- Consider collecting keys or encourage people to designate sober drivers who won't drink any alcohol. Remember that even one drink can impair motor skills and judgment, both of which are needed to drive safely.
- Respect party attendees who choose not to drink alcohol.
- If you're the party host, keep your own consumption in-check. This way you can stay aware of what is going on at your party, and people may follow your example.
- Try to pass on drinking games. This will help to cut down on rapid drinking and overconsumption.
- When serving drinks, encourage party-goers to have no more than one drink per hour and to alternate non-alcoholic beverages in between (this can also help prevent hangovers).
- Have a reliable friend, family member, or a hired professional, serve the drinks. This will discourage your guests from mixing their own and help keep track of the size and number of drinks they consume.
- Don't feel pressured to serve anyone who is acting intoxicated. If they still want to stay and drink something, offer them a non-alcoholic libation.
- Plan to stop serving alcohol about 90 minutes before the party ends. This will give your party-goers some time to process the alcohol they've consumed before they leave.
After a party:
- Forego the coffee or energy drink nightcap; caffeinated drinks won’t sober people up — only time can do that.
- If it's feasible, make rounds and try to speak to each of your guests before they leave the party. Trust your instincts — if you think someone appears to be ill-equipped to drive, request a rideshare or cab, arrange a ride with a friend, drive them home yourself (assuming you're sober), or encourage them to stay over.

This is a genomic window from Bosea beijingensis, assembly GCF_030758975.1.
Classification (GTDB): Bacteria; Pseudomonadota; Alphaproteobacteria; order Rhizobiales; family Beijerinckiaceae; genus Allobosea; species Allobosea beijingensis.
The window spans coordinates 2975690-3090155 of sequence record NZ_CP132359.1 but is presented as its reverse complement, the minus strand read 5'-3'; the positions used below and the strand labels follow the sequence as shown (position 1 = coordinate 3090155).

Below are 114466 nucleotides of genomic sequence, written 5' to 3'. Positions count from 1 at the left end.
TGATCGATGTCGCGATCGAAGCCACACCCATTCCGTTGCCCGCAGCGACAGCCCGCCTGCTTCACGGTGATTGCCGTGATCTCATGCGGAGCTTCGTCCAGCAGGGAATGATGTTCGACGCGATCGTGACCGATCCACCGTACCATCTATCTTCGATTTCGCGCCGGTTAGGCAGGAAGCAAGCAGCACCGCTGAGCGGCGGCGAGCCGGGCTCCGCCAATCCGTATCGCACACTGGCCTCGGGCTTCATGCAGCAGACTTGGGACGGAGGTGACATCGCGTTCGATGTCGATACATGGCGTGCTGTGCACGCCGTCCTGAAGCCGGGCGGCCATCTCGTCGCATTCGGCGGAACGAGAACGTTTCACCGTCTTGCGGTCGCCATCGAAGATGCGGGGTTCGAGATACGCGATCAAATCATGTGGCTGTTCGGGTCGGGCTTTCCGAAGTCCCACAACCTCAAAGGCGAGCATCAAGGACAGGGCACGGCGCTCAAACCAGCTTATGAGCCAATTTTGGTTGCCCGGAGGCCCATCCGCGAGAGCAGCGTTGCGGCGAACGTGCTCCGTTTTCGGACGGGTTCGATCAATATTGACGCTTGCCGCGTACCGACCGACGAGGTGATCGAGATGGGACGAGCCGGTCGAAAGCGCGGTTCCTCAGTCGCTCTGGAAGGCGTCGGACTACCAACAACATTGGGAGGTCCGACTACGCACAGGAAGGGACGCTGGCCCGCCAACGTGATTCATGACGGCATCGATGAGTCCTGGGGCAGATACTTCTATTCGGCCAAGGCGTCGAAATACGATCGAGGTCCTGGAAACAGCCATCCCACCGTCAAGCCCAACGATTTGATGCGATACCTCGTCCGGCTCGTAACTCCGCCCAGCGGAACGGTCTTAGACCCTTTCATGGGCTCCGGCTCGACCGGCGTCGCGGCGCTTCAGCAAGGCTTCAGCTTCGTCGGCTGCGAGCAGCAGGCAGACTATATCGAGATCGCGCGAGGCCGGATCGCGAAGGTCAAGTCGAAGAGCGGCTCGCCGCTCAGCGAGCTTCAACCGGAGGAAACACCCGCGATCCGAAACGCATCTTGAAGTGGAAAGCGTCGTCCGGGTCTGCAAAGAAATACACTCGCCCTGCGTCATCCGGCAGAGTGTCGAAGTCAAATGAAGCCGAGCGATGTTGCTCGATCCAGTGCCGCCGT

- Many towns and college campuses offer free escort services, providing free shuttle buses or safe rides. Contact your police or security department, or college health office for more information. Then, make this information available before and during the party for those who may need it.
- If someone has had too much to drink, but still wants to drive, explain that you’re concerned because you don’t want them to hurt themselves or others. You could also ask a friend to help you have this conversation for moral support and so the person in question is aware others are also concerned.
- If you're comfortable, offer the option of crashing at your place.
- If absolutely nothing else works and they insist on driving, you may want to call law enforcement — this is a better option than having someone injured or killed.
All this to say, there are a lot of ways, before, during, and after an event to help people make lower-risk decisions about their alcohol use. Asking a friend not to drive home can be hard — maybe you're afraid you'll be teased, excluded from future parties, or cause your friend to be angry with you. Sometimes, people do react this way, especially if they feel that you’re questioning their choices. But in the long run, they’re likely to appreciate your concern for their well-being. Additionally, keeping these strategies in mind for yourself if you've been imbibing can help to keep you and those around you safe.
Originally published Jan 29, 1999